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Liberia news

Senate wants CBL audited

Senate wants -before printing of banknotes

Senate President Pro-Tempore Armah Jallah is calling for an audit of the Central Bank of Liberia or CBL before reprinting of more Liberian Banknotes as requested recently by President Ellen Johnson Sirleaf.

Pro-Tempore Jallah told a news conference at his Capitol Building office in Monrovia on Tuesday that government should prioritize a thorough audit of the Central Bank to assess its performance over the years before reprinting of banknotes for circulation in the economy.

The Gbarpolu County Senator said a thorough audit ahead of the reprint will bring credibility to the process and explain what has happened to the local currency, which warrants additional prints. Observers say Pro-Tempore Jallah’s call is an attempt to exert the leadership of the Liberian Senate so as not to be seen as rubber stamp body that allows anything to go from the Executive.

Senator Armah Jallah and President Sirleaf bitterly differed recently over the dissolution of the army as part of the 2003 Comprehensive Peace Agreement (CPA) brokered in Accra, Ghana which led to the cessation of hostility and eventually ushered in a democratic process.

He had argued that the disbandment of the entire Armed Forces of Liberia was unconstitutional and contrary to the CPA therefore, calling for reinstatement of former service personnel, but President Sirleaf reacted strongly, saying Pro-Tempore Jallah may had read the peace accord upside-down without clearly understanding its detail. 

But Senator Jallah maintains the CBL should look keenly and not consider the call for a thorough audit as an indictment but for sake of best international practice. On March 3, President Ellen Johnson Sirleaf wrote the Liberian Senate, requesting for reprint of more Liberian banknotes to augment the current ones in circulation.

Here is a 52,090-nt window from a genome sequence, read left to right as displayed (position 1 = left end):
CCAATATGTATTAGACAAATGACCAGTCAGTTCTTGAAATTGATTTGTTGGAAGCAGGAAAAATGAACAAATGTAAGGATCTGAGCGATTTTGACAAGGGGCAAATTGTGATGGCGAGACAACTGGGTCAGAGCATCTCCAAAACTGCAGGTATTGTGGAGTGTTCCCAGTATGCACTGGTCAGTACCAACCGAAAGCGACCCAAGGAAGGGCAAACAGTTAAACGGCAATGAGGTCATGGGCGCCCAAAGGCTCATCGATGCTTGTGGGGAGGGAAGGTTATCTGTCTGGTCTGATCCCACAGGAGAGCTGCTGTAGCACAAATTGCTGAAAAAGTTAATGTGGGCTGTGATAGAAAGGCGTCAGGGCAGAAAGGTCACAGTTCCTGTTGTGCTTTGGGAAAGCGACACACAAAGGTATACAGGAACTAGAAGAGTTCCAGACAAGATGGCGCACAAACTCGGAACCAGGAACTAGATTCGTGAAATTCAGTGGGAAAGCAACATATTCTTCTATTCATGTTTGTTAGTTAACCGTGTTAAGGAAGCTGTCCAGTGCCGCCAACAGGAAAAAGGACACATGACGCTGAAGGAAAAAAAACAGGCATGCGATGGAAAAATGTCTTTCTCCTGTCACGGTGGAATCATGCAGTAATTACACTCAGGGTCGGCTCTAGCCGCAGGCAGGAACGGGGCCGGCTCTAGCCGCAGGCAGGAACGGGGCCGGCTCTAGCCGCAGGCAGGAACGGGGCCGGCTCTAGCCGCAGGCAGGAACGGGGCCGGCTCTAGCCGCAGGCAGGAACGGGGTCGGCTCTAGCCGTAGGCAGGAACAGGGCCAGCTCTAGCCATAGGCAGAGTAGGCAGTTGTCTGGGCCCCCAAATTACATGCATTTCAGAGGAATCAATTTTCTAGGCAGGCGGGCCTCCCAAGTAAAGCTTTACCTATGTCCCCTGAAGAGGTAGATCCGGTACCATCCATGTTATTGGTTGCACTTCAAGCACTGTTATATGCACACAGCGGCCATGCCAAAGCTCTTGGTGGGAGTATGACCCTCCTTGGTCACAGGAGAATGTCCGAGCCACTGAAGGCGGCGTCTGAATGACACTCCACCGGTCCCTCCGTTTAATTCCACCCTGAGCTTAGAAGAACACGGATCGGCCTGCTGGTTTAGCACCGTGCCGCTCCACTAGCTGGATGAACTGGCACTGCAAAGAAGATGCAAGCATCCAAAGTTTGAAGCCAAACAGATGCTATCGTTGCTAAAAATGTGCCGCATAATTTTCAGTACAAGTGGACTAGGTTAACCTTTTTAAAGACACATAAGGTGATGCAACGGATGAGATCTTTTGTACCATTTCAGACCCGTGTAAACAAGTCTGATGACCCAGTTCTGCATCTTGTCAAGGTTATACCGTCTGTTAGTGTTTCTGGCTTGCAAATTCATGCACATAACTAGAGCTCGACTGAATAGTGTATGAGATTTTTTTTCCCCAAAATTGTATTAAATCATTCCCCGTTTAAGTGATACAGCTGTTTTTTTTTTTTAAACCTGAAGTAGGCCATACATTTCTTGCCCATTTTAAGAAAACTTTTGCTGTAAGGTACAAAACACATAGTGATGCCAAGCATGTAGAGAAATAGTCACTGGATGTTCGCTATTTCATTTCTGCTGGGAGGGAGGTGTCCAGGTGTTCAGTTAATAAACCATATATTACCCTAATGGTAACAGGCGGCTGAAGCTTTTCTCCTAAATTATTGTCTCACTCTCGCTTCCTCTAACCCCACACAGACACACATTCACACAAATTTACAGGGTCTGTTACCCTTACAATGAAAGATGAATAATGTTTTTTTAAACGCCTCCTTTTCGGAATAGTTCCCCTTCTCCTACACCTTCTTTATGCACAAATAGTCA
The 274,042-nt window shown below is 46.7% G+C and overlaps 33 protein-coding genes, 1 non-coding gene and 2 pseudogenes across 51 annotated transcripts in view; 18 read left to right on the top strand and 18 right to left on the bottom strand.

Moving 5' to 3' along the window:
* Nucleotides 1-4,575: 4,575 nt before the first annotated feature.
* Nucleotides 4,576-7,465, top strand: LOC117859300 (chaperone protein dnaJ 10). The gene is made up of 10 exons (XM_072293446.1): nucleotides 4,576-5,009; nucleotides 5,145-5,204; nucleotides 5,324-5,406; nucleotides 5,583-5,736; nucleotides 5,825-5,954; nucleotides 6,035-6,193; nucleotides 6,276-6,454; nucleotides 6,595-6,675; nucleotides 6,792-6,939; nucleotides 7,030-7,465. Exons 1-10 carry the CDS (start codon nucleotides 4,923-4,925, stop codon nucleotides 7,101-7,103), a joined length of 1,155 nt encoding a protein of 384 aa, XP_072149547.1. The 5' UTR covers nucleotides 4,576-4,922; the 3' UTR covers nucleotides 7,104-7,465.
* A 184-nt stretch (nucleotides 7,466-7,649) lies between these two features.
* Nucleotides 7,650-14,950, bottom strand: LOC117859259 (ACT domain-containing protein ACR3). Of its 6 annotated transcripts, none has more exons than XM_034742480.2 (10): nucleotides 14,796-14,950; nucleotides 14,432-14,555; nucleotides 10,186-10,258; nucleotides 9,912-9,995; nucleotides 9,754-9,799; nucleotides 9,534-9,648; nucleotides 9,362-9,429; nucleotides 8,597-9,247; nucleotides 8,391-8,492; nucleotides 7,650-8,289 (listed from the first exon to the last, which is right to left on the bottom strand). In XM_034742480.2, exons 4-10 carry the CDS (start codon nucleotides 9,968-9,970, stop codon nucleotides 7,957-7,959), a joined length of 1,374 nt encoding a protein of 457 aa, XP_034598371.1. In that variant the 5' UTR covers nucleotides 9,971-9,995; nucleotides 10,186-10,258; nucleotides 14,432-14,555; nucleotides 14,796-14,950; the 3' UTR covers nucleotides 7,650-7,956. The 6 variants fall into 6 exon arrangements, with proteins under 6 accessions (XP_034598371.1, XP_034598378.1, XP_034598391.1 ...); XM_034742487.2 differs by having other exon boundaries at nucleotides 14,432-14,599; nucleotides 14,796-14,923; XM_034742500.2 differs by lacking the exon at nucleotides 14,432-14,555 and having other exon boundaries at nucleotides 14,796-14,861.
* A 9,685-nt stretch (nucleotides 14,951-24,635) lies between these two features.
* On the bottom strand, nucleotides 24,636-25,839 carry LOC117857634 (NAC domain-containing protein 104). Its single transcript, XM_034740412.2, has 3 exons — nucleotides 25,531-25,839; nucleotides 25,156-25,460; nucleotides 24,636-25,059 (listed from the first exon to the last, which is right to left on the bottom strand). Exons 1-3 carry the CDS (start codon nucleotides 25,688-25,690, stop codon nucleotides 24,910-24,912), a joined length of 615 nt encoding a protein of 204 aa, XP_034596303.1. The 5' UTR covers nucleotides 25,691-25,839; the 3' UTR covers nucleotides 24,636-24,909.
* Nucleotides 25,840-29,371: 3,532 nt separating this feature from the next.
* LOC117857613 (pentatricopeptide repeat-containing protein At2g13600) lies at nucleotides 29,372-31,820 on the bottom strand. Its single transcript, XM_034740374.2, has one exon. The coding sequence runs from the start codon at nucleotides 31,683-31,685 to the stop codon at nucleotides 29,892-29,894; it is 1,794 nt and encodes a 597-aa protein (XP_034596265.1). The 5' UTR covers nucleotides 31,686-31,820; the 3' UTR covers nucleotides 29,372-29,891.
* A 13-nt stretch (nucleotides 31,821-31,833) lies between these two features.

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The President expressed in her communication addressed to the Senate President Pro-Tempore Armah Jallah that she had received two separate communications from the former Executive Governor of the Central Bank of Liberia Dr. Mills Jones, and now Acting Executive Governor, Charles Sirleaf, who happens to be her son, stating that the economy may be seriously affected due to lack of local currency to meet national transactional needs.

She indicated the communication read in senate session last Thursday that the underlying reason for the delay that led to this crisis has to do with interpretation of Article 34, (d) (ii) of the Constitution of Liberia, and the Act to Authorize the Establishment of the Central bank of Liberia as amended.

Article 34, (d)(ii) of the Constitution of Liberia: No monies shall be drawn from the treasury except in consequence of appropriations made by legislative enactment and upon warrant of the President; and no coin shall be minted or national currency issued except by the expressed authority of the Legislature. An annual statement and account of the receipt and expenditure of all public monies shall be submitted by the office of the President to the Legislature and published once a year.

By E. J. Nathaniel Daygbor -Edited by Jonathan Browne

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